WE ARE A MAGAZINE ABOUT LAW AND JUSTICE | AND THE DIFFERENCE BETWEEN THE TWO
May 25 2022
WE ARE A MAGAZINE ABOUT LAW AND JUSTICE | AND THE DIFFERENCE BETWEEN THE TWO

‘Raab doesn’t care about talking to barristers because he knows his constituents don’t care’

‘Raab doesn’t care about talking to barristers because he knows his constituents don’t care’

Little sums up the government’s attitude to the criminal justice system more than the selfie posted by the Lord Chancellor, Dominic Raab, to Instagram this weekend. In it, he offers a rictus grin to the camera, with two roller-skating Christmas puddings gurning behind him. If Raab was an ordinary backbench MP, this could be laughed off as one of the necessary, albeit humiliating, ordeals that MPs, particularly those in marginal seats, must subject themselves to. But the Lord Chancellor is not an ordinary MP. He occupies one of the great offices of state, and while having obligations to his constituents, he also has obligations to the office.

These were obligations Raab dispensed with this weekend, preferring to attend the opening of his constituency’s Christmas fair than to deliver a speech to the Criminal Bar Conference, and to engage with the barristers and solicitors who are, Atlas-like, trying to hold up the criminal justice system. And while Atlas may be divinely willed to hold up the earth for eternity, criminal lawyers have no such support, with the system coming closer to failure with every passing year.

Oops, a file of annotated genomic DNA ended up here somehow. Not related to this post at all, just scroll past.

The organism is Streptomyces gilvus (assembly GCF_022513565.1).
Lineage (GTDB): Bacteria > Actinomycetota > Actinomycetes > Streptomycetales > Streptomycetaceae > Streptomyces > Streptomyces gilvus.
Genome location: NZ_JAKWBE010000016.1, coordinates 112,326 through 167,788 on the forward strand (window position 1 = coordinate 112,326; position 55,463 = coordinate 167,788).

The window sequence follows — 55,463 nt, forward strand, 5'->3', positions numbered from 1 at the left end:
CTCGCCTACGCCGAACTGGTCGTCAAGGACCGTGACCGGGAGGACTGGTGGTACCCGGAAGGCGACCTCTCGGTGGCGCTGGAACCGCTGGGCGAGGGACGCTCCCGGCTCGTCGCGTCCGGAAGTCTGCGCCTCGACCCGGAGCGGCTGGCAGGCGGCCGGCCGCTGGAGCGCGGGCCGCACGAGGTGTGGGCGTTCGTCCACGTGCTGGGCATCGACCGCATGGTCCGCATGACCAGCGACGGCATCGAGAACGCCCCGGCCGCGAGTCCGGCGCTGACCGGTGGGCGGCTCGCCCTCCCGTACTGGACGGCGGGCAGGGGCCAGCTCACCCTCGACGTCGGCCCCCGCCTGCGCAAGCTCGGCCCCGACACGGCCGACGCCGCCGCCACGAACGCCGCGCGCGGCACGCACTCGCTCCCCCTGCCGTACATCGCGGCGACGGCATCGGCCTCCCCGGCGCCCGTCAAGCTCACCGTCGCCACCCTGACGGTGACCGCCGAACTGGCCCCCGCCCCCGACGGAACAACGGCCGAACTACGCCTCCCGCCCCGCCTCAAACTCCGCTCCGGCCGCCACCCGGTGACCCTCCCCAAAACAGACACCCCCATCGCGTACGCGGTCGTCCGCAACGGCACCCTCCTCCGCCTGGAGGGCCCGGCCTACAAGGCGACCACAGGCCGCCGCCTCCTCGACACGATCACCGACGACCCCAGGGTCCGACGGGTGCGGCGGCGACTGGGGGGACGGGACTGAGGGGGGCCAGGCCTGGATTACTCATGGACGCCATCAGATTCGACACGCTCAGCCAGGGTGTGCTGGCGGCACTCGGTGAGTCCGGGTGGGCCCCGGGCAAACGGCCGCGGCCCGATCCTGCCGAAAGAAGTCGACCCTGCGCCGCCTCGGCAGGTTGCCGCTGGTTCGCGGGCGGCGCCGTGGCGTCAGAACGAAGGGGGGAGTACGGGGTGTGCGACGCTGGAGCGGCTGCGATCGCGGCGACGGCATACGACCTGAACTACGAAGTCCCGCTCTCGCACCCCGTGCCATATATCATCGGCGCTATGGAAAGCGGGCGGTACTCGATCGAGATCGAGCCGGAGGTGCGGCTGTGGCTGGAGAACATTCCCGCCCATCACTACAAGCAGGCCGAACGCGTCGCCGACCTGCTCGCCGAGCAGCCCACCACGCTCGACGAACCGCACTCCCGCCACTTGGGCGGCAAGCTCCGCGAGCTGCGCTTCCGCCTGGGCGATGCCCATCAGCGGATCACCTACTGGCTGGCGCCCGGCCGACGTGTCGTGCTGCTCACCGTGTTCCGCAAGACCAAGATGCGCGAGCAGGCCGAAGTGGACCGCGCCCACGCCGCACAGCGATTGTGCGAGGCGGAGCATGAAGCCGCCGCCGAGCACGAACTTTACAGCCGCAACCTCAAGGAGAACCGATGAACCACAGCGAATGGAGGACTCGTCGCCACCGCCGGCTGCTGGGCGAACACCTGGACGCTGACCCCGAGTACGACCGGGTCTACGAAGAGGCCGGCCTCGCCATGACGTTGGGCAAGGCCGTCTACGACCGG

Criminal justice was already in crisis prior to the pandemic. The cuts inflicted upon the system, beginning under Cameron’s premiership, and continuing under May and Johnson, have devastated it, with prisons overcrowded, lawyers exhausted, and trials delayed. During the pandemic, the crisis has only deepened. Pre-trial limits for unconvicted prisoners are regularly exceeded, with judges accepting that the pandemic constitutes an ‘exceptional circumstance’ justifying their continued detention, while the backlog for Crown Court trials is growing at an unprecedented rate, rising from 41,045 trials in March 2020 to 70,000 cases by the end June 2021.